The Population Council mourns the passing of George Zeidenstein, the Council’s fifth President, who died on August 21, 2021 aged 92 in Goshen, Connecticut. Zeidenstein leaves behind a powerful legacy from his long tenure as Population Council President from 1976 to 1992; his contributions continue to influence our work and our field today. Zeidenstein was instrumental in shaping the Council’s long-standing mission of promoting access to broader sexual and reproductive health services and technological innovations and to ensuring that quality services be focused on meeting the needs of the populations facing the greatest vulnerability.
Below are tributes to Zeidenstein, written by former colleagues, which detail his remarkable life and legacy:
I had the pleasure of working at the Council during George’s tenure from 1976 to 1992 and recall this period as one of the most important in the Council’s history. He presided over a rapidly growing international institution with an increasingly broad agenda, an expansion overseas, a more diverse staff and a new endowment. My career started in 1973 as a junior scientist with my own projects until George asked me to become VP for the Policy Research division in 1989 and we started collaborating frequently. It was a real pleasure working with George. He was a receptive listener and a supportive boss who always stood ready with advice and encouragement. I will always be grateful for the generous support he provided to me and my colleagues and for the strong institution he built.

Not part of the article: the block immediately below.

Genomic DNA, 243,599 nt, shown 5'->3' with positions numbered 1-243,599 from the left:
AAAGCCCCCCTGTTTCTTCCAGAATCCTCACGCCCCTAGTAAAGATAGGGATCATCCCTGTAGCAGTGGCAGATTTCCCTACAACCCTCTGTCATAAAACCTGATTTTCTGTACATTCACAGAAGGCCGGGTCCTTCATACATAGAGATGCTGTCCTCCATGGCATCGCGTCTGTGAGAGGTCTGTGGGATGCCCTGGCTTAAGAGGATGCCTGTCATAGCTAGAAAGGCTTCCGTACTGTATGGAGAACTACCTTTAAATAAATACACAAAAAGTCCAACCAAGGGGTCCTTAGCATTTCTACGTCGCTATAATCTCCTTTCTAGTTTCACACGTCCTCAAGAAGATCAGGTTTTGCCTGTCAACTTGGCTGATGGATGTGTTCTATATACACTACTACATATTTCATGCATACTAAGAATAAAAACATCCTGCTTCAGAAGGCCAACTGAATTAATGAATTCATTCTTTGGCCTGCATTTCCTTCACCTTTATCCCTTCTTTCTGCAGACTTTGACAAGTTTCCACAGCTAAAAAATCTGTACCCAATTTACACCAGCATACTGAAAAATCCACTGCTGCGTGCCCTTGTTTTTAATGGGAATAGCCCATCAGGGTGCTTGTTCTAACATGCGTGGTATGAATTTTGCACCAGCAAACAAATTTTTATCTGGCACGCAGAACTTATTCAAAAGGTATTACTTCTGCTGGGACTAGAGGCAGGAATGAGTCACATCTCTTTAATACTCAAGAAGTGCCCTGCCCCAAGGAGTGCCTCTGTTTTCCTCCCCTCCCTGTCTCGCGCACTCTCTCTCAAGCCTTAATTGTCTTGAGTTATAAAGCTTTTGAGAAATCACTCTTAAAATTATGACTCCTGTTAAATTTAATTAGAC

John Bongaarts, Distinguished Scholar at the Population Council and former colleague of George